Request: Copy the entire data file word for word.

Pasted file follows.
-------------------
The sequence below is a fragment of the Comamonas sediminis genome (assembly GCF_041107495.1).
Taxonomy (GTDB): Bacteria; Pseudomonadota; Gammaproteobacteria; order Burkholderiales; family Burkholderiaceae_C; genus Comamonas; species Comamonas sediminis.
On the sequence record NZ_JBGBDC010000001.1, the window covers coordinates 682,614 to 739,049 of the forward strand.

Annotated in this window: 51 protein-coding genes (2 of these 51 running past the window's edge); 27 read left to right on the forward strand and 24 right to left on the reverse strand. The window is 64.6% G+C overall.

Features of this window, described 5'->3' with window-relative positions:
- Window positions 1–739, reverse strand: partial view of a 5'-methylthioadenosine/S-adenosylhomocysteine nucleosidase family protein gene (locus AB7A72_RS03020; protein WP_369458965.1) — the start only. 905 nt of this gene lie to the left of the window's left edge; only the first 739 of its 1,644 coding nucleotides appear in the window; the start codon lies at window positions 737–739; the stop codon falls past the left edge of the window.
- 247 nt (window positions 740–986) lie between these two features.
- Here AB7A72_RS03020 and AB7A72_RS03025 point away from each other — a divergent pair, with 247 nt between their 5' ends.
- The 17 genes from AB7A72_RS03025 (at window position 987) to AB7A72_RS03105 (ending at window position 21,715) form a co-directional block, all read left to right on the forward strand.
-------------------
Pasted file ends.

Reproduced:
The sequence below is a fragment of the Comamonas sediminis genome (assembly GCF_041107495.1).
Taxonomy (GTDB): Bacteria; Pseudomonadota; Gammaproteobacteria; order Burkholderiales; family Burkholderiaceae_C; genus Comamonas; species Comamonas sediminis.
On the sequence record NZ_JBGBDC010000001.1, the window covers coordinates 682,614 to 739,049 of the forward strand.

Annotated in this window: 51 protein-coding genes (2 of these 51 running past the window's edge); 27 read left to right on the forward strand and 24 right to left on the reverse strand. The window is 64.6% G+C overall.

Features of this window, described 5'->3' with window-relative positions:
- Window positions 1–739, reverse strand: partial view of a 5'-methylthioadenosine/S-adenosylhomocysteine nucleosidase family protein gene (locus AB7A72_RS03020; protein WP_369458965.1) — the start only. 905 nt of this gene lie to the left of the window's left edge; only the first 739 of its 1,644 coding nucleotides appear in the window; the start codon lies at window positions 737–739; the stop codon falls past the left edge of the window.
- 247 nt (window positions 740–986) lie between these two features.
- Here AB7A72_RS03020 and AB7A72_RS03025 point away from each other — a divergent pair, with 247 nt between their 5' ends.
- The 17 genes from AB7A72_RS03025 (at window position 987) to AB7A72_RS03105 (ending at window position 21,715) form a co-directional block, all read left to right on the forward strand.